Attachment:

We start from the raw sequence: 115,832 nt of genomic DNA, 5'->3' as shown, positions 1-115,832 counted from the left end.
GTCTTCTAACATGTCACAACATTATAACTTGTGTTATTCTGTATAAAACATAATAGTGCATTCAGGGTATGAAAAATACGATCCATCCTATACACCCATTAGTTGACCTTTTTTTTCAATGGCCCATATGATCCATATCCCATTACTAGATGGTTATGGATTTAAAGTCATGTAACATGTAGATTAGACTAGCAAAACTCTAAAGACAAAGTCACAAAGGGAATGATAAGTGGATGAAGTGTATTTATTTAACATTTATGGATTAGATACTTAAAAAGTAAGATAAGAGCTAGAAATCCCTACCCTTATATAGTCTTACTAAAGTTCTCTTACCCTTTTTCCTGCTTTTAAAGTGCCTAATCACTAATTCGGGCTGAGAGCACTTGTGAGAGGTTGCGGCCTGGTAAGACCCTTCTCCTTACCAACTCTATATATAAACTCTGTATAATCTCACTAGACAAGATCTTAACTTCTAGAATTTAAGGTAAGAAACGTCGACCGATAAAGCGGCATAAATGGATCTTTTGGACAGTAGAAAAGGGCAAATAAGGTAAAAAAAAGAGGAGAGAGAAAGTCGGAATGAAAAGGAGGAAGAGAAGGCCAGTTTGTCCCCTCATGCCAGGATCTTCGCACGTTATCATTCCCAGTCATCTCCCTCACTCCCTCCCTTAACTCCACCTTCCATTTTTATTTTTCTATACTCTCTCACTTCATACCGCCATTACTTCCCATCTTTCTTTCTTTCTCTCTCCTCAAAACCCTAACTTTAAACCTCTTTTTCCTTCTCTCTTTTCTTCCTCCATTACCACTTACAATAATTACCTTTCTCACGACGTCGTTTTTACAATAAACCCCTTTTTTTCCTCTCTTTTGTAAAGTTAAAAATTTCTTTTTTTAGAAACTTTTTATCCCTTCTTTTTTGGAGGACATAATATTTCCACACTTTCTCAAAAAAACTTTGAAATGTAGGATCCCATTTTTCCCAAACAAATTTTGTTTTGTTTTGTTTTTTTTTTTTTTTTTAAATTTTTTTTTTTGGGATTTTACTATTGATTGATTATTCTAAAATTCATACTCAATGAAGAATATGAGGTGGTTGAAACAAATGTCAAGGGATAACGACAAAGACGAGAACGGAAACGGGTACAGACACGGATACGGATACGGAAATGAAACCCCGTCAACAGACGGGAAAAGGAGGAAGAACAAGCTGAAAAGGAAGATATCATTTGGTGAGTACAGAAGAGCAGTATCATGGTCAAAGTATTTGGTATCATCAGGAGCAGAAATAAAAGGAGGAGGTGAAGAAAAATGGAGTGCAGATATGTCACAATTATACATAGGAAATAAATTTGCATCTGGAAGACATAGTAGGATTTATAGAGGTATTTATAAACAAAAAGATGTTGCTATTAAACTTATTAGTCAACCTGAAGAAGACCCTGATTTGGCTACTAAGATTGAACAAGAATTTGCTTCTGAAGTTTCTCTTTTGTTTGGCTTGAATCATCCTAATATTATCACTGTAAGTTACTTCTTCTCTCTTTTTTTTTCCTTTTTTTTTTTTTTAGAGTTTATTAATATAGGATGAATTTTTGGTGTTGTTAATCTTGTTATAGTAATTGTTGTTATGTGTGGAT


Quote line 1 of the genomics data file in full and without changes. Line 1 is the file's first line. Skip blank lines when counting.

We start from the raw sequence: 115,832 nt of genomic DNA, 5'->3' as shown, positions 1-115,832 counted from the left end.